would be to admit that he had engineered his earlier question of ³Your name isBill, right?´and Jeborah wasn¶t quite ready to do that.³Yep, I¶m Bill. You?´³Jeb,´ he said quickly.³For some reason I thought your name was longer. Huh. Nice to meet you,Jeb,´ Bill said with little intonation.At that moment Mrs. Sykes walked by, wearing an expression that couldonly be described as that of a homeowner coming back to find that her cat had peed all over the carpet, but having to refrain from cursing because she hadcompany over²that was, Jeborah thought, trying to refine his thoughts, she looked peeved but had a wide and artificial smile.³This is going well, isn¶t it?´ she said with false cheeriness as Jeb¶sclassmates played Thumb War and lounged aimlessly. ³You, my dear boy²´ she pointed at Jeb, ³I can¶t place your name. Something long, is it?´³Jeb,´ he said quickly, but her eyes lit up and she said,³Yes, yes, yes,´ excitedly, ³you have the most delightfully long name,Jeborah-Aspirin...´ She looked up dreamily. ³Has an almost musical quality to it.Anyway, I shall leave you two to continue talking. Do carry on.´ She swept off, nodoubt to comment on someone else¶s name or their style of introduction. As soonas she left, Bill turned to Jeb and cackled as only a teenage boy can,³Jeborah-Aspirin? Jeborah-Aspirin? Did I hear that correctly?´ Gone wasthe serious glance and bored, polite smile. He was paying attention to Jeborah.³Aspirin, like, like the drug aspirin?´³It saved my dad¶s life,´ Jeb explained weakly. ³He had a heart attack theday I was born. At least they didn¶t name me Penicillin or something...´³Yeah, but still...Jeborah-Aspirin?´ Bill bent over the desk, laughing.Jeborah debated whether he should be provoked or accepting of Bill¶sreaction. Admittedly, Bill hadn¶t shouted for the entire classroom to ³come take alook at the dude with the weird name,´ which
an improvement on most of the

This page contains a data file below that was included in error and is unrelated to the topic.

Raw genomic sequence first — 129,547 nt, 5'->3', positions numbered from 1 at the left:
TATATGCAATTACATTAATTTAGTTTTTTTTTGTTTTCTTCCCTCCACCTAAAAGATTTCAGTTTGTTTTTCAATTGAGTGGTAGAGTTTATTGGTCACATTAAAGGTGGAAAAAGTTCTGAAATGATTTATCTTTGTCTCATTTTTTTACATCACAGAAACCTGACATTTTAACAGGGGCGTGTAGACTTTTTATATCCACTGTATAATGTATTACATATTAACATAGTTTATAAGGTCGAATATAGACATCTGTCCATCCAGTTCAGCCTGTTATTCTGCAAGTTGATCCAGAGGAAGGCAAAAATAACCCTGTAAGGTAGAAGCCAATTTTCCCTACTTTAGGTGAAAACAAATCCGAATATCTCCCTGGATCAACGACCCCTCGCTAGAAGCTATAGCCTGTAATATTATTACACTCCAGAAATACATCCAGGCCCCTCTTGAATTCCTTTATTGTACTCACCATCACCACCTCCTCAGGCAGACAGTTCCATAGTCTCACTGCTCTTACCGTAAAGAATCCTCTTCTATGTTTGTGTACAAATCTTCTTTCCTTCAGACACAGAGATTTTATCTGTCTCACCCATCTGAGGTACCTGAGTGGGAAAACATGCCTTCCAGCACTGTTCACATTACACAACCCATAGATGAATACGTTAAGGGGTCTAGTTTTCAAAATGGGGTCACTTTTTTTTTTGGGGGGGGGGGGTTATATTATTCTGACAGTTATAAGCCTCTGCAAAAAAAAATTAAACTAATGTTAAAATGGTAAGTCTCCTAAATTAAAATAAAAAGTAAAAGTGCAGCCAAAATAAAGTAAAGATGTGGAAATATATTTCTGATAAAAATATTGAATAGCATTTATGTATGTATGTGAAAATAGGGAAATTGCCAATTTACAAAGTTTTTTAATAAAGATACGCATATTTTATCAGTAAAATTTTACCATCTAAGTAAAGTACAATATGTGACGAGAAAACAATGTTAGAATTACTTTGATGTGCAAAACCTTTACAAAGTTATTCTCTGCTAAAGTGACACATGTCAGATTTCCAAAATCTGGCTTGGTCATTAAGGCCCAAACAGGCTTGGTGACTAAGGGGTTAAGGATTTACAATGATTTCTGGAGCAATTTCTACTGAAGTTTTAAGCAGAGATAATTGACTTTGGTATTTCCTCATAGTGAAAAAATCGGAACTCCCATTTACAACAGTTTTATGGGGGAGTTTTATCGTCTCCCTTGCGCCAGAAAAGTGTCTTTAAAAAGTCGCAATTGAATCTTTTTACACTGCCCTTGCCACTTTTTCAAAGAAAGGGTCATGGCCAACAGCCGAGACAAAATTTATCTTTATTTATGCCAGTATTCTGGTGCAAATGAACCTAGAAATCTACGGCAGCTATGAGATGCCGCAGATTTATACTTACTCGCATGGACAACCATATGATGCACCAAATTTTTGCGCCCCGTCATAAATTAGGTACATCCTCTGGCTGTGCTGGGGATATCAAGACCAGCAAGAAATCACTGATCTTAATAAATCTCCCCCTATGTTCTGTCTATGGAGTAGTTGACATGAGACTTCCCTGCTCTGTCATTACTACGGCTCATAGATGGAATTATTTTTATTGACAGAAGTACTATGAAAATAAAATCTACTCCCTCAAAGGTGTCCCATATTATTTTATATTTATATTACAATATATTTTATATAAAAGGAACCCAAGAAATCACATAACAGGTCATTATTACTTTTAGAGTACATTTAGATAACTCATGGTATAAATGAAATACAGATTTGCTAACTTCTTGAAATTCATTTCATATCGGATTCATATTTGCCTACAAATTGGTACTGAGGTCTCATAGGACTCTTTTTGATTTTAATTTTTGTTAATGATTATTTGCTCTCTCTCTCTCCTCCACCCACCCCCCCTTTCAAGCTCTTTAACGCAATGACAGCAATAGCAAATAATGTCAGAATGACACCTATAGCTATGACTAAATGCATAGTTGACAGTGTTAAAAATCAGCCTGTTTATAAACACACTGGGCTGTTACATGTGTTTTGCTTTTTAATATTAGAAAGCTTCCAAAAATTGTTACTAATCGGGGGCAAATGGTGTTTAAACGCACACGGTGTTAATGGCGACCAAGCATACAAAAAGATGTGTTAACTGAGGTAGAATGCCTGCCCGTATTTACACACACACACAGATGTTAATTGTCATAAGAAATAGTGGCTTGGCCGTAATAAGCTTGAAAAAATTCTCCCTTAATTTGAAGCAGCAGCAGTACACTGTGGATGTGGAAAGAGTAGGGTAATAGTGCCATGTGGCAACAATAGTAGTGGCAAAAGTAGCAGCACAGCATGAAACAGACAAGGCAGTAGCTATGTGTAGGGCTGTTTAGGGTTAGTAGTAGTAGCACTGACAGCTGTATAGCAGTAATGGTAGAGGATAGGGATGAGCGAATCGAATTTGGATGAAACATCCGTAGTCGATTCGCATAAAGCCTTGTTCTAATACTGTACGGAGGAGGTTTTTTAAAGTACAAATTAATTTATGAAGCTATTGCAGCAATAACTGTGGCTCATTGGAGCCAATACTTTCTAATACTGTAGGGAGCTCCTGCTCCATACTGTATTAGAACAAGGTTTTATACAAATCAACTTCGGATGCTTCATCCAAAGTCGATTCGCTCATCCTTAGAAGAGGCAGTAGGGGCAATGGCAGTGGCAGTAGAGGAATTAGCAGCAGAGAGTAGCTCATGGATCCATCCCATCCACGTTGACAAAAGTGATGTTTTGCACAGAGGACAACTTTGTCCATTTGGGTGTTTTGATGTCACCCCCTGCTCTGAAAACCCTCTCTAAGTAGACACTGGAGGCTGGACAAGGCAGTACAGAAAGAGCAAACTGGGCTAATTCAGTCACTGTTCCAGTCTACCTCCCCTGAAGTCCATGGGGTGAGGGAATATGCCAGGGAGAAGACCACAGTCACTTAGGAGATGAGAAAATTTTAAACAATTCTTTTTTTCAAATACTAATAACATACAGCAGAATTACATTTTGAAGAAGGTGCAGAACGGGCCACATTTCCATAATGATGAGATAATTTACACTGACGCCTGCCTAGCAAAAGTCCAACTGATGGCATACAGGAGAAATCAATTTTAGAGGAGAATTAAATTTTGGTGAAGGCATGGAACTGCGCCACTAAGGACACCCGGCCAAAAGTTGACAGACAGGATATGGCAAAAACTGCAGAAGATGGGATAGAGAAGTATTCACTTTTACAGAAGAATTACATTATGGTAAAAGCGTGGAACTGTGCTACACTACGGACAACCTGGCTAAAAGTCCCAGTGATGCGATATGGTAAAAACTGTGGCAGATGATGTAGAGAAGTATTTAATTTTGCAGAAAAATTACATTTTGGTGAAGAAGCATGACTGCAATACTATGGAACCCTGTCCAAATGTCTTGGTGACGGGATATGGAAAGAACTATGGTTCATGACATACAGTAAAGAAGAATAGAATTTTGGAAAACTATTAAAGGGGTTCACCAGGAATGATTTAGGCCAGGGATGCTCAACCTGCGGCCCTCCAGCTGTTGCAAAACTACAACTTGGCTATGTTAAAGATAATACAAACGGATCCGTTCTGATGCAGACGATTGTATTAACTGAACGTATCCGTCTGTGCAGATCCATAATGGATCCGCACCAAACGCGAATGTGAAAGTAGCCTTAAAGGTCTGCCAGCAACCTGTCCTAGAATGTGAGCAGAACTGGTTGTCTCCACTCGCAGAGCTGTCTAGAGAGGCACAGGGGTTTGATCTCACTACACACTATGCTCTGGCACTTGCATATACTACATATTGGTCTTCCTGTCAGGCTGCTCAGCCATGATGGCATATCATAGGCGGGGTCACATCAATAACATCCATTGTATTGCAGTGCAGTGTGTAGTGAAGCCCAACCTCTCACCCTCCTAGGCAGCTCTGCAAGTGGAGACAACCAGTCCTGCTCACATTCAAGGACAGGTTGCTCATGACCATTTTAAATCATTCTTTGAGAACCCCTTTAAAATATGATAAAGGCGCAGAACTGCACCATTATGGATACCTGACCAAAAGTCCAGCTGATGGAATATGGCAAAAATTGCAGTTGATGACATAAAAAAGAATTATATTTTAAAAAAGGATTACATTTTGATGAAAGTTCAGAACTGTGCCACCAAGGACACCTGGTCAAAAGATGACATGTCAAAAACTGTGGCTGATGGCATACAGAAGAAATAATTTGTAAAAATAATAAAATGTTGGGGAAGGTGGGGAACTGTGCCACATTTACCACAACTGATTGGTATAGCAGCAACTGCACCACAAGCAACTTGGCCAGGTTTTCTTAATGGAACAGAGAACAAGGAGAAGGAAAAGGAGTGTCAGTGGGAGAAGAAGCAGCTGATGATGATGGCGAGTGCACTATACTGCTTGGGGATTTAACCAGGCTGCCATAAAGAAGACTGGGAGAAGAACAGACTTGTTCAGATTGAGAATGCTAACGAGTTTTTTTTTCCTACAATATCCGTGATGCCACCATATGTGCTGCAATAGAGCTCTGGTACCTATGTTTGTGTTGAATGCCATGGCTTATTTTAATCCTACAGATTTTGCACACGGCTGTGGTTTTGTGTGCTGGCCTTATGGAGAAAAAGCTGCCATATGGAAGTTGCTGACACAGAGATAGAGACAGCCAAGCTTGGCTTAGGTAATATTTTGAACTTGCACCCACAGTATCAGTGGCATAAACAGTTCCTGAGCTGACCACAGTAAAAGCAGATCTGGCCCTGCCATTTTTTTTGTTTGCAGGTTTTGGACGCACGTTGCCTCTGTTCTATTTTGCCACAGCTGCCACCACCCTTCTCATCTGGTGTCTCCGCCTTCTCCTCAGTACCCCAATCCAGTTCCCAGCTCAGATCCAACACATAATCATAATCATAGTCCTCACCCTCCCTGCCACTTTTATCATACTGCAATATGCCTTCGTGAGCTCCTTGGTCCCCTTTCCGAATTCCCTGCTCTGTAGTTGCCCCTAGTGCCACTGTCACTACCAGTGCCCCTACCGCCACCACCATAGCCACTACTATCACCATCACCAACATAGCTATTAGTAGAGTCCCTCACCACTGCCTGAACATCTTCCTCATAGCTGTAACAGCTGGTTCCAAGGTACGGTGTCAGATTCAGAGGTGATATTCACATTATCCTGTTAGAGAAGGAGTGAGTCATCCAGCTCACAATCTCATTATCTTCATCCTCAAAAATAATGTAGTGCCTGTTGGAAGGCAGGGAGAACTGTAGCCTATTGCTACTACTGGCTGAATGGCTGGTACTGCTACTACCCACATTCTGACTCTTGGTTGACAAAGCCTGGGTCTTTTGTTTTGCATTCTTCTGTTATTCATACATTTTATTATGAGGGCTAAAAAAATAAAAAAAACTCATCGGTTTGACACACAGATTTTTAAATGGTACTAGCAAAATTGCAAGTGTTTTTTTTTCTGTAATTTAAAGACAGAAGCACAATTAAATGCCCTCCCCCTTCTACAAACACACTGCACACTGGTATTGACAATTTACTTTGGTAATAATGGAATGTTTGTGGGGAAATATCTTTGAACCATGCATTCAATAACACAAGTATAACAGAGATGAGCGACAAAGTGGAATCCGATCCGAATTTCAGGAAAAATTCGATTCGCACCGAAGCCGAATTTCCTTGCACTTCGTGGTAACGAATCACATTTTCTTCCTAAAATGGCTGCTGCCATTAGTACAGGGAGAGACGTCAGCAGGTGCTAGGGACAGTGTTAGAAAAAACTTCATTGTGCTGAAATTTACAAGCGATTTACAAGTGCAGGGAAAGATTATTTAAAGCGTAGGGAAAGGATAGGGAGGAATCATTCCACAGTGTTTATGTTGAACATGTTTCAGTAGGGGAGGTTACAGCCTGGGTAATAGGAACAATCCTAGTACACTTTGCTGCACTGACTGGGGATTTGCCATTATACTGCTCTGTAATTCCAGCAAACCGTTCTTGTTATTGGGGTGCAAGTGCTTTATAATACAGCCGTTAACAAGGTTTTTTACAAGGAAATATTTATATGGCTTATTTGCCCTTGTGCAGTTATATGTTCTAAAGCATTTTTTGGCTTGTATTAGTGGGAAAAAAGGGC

reactions he¶d experienced, but at the same time, it had distracted the conversationaway from serious topics he might have been hoping to discuss.The bell rang and everyone²relieved to be rid of the uncomfortableatmosphere created when teenagers are forcibly introduced to each other²flungthemselves out the door with unsympathetic jokes of ³Thought this was the psychclass, not the psych ward!´Jeborah walked out slowly, trying to simmer off his resentment toward Mrs.Sykes with the thought that maybe she genuinely liked the name.The thought made her no less forgivable.He hummed quietly as he walked toward the literature room. He haddeveloped no strong feelings toward the Language Arts teacher, Mr. Donner. Hewas a slender, pale, sort of effeminate man with bookish glasses and smudged brown shoes. He was neither an interesting nor boring teacher, nor strict, nor lenient. He meted out punishments with the same serene voice he used to welcomeand dismiss each class, as though receiving a homework lunch was of as littlematter as exiting the room.Jeborah only hoped that icebreaker activities were not some sort of district-wide mandate, as he did not relish the thought of hearing his name repeated in full.When he walked in²half a minute tardy²Mr. Donner raised an eyebrow but said nothing, merely handed Jeborah a brown slip to fill out, with the correctassumption that Jeborah knew what to do.It was the first day of class, but most everyone²including Jeborah²hadalready met Mr. Donner before.³I think it would be appropriate to skip the regular icebreaker activities,´said Mr. Donner, to a few cheers from the class, ³and launch into a discussioninstead.´ He paused, and instead of saying what the discussion would be about,said suddenly, ³What is your name? Let¶s start with you, Katya. State your birthname, first and last, please; I don¶t care about nicknames at the moment.´Katya Azarov stood up, with a rebellious smile.